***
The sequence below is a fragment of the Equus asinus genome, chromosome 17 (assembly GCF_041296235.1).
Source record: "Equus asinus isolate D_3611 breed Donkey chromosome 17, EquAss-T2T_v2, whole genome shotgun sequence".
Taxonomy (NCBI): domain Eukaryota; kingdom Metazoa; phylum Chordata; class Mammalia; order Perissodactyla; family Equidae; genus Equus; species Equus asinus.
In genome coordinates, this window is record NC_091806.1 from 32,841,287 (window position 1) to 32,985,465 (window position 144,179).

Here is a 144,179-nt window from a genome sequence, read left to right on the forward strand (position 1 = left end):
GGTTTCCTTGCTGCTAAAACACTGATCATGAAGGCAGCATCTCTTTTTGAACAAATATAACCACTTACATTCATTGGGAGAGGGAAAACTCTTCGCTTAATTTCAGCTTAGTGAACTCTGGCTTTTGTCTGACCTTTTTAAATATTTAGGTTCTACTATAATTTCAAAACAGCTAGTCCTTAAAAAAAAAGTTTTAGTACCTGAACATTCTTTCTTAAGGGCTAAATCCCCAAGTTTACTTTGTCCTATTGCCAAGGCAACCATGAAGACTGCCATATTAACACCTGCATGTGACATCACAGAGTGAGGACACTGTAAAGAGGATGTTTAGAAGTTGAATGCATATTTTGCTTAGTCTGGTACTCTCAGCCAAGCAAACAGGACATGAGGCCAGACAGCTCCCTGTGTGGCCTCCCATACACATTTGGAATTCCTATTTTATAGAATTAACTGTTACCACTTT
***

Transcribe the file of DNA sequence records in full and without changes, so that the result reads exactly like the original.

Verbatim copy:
The sequence below is a fragment of the Equus asinus genome, chromosome 17 (assembly GCF_041296235.1).
Source record: "Equus asinus isolate D_3611 breed Donkey chromosome 17, EquAss-T2T_v2, whole genome shotgun sequence".
Taxonomy (NCBI): domain Eukaryota; kingdom Metazoa; phylum Chordata; class Mammalia; order Perissodactyla; family Equidae; genus Equus; species Equus asinus.
In genome coordinates, this window is record NC_091806.1 from 32,841,287 (window position 1) to 32,985,465 (window position 144,179).

Here is a 144,179-nt window from a genome sequence, read left to right on the forward strand (position 1 = left end):
GGTTTCCTTGCTGCTAAAACACTGATCATGAAGGCAGCATCTCTTTTTGAACAAATATAACCACTTACATTCATTGGGAGAGGGAAAACTCTTCGCTTAATTTCAGCTTAGTGAACTCTGGCTTTTGTCTGACCTTTTTAAATATTTAGGTTCTACTATAATTTCAAAACAGCTAGTCCTTAAAAAAAAAGTTTTAGTACCTGAACATTCTTTCTTAAGGGCTAAATCCCCAAGTTTACTTTGTCCTATTGCCAAGGCAACCATGAAGACTGCCATATTAACACCTGCATGTGACATCACAGAGTGAGGACACTGTAAAGAGGATGTTTAGAAGTTGAATGCATATTTTGCTTAGTCTGGTACTCTCAGCCAAGCAAACAGGACATGAGGCCAGACAGCTCCCTGTGTGGCCTCCCATACACATTTGGAATTCCTATTTTATAGAATTAACTGTTACCACTTT